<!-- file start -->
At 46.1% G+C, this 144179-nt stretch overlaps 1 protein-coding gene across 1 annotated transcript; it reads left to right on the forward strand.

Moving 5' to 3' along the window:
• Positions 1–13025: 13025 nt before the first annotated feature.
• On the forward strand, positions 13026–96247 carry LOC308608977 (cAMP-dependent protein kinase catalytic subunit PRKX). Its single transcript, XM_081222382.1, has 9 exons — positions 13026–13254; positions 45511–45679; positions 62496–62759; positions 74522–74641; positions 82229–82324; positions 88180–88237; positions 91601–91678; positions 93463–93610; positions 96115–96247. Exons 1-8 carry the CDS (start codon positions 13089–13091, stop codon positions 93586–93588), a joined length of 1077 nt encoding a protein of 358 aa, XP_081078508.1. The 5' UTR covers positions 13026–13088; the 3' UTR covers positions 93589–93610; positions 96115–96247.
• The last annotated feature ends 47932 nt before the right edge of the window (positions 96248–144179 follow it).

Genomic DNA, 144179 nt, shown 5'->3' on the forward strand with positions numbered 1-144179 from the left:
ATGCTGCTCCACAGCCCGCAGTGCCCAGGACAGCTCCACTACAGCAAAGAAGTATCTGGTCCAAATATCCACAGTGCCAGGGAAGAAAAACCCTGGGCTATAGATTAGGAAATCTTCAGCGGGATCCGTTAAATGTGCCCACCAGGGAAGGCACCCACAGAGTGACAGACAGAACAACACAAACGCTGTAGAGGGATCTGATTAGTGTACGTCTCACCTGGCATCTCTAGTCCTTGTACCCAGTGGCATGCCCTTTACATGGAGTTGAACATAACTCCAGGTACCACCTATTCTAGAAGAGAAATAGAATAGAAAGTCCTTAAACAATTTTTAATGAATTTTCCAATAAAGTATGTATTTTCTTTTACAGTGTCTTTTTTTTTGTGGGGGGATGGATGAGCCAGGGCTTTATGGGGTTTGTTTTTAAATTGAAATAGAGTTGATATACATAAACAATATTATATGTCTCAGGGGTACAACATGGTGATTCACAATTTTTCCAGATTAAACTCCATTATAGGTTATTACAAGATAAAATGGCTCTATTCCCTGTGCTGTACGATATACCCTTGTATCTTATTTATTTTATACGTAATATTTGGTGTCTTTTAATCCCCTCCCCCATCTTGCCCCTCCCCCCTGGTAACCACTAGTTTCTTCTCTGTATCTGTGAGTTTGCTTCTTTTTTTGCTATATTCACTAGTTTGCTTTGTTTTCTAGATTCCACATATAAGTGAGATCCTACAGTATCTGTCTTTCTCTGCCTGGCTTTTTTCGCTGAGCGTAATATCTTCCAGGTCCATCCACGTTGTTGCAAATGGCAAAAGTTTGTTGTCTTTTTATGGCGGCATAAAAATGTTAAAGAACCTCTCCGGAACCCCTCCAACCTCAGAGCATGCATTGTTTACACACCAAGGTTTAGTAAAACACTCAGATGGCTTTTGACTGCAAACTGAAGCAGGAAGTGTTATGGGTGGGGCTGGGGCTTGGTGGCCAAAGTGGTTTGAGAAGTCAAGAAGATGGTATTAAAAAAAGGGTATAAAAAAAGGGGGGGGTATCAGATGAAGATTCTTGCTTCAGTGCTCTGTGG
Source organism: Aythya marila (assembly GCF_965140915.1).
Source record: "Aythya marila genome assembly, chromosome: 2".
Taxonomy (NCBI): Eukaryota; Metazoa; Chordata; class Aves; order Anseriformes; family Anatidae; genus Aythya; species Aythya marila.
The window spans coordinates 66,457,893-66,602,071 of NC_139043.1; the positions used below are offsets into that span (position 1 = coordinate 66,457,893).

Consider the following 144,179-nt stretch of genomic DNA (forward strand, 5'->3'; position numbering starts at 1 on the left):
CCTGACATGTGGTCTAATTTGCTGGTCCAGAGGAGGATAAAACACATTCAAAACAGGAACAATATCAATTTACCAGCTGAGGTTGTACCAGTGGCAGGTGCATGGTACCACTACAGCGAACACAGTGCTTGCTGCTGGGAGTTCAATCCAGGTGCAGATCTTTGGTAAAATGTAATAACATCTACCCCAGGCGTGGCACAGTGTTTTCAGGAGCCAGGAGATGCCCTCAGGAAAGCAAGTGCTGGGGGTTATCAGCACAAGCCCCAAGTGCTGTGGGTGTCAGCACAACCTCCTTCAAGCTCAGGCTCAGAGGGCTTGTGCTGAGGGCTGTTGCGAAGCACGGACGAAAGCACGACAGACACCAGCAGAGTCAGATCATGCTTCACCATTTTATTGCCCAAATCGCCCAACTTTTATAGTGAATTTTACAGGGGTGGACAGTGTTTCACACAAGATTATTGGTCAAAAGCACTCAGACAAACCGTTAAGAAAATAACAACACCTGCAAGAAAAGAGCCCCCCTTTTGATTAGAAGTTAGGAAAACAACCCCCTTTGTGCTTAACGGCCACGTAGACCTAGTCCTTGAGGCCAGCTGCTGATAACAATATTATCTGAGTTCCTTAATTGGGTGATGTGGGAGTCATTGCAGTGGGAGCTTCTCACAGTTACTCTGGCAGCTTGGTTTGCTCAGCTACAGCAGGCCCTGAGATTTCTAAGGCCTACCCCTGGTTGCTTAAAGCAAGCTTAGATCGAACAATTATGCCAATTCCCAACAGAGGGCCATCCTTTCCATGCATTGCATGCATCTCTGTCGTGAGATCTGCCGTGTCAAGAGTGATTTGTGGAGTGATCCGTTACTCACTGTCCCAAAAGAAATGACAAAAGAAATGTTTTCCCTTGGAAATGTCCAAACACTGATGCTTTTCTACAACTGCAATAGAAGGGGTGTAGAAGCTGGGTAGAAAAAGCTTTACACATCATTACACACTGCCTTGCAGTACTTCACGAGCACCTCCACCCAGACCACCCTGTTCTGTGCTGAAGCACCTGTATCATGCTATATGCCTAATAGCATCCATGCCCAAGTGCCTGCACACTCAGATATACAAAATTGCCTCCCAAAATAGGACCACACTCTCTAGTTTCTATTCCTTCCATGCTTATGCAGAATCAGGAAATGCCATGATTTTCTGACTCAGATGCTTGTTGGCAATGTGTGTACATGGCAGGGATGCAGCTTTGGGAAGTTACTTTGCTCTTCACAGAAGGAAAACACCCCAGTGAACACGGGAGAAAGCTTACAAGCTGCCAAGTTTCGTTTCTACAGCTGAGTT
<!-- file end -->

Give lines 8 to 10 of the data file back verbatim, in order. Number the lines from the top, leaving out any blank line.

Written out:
Source organism: Aythya marila (assembly GCF_965140915.1).
Source record: "Aythya marila genome assembly, chromosome: 2".
Taxonomy (NCBI): Eukaryota; Metazoa; Chordata; class Aves; order Anseriformes; family Anatidae; genus Aythya; species Aythya marila.